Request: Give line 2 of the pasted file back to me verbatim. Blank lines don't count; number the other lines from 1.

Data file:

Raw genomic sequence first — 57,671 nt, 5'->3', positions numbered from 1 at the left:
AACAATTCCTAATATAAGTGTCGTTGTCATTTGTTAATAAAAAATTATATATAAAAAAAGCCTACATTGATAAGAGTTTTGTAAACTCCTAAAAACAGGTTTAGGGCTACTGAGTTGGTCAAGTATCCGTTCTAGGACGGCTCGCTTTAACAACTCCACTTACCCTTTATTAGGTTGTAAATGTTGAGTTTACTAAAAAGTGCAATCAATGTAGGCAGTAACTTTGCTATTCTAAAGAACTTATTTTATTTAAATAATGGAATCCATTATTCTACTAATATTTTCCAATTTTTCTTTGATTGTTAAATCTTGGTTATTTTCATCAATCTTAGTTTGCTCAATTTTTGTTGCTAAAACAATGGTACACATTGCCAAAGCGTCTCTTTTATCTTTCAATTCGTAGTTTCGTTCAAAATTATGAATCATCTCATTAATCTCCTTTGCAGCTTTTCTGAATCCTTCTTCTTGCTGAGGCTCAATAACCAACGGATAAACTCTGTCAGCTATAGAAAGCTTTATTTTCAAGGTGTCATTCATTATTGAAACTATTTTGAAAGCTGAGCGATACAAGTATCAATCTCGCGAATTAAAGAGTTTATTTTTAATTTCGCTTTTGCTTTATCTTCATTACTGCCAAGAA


AACAATTCCTAATATAAGTGTCGTTGTCATTTGTTAATAAAAAATTATATATAAAAAAAGCCTACATTGATAAGAGTTTTGTAAACTCCTAAAAACAGGTTTAGGGCTACTGAGTTGGTCAAGTATCCGTTCTAGGACGGCTCGCTTTAACAACTCCACTTACCCTTTATTAGGTTGTAAATGTTGAGTTTACTAAAAAGTGCAATCAATGTAGGCAGTAACTTTGCTATTCTAAAGAACTTATTTTATTTAAATAATGGAATCCATTATTCTACTAATATTTTCCAATTTTTCTTTGATTGTTAAATCTTGGTTATTTTCATCAATCTTAGTTTGCTCAATTTTTGTTGCTAAAACAATGGTACACATTGCCAAAGCGTCTCTTTTATCTTTCAATTCGTAGTTTCGTTCAAAATTATGAATCATCTCATTAATCTCCTTTGCAGCTTTTCTGAATCCTTCTTCTTGCTGAGGCTCAATAACCAACGGATAAACTCTGTCAGCTATAGAAAGCTTTATTTTCAAGGTGTCATTCATTATTGAAACTATTTTGAAAGCTGAGCGATACAAGTATCAATCTCGCGAATTAAAGAGTTTATTTTTAATTTCGCTTTTGCTTTATCTTCATTACTGCCAAGAA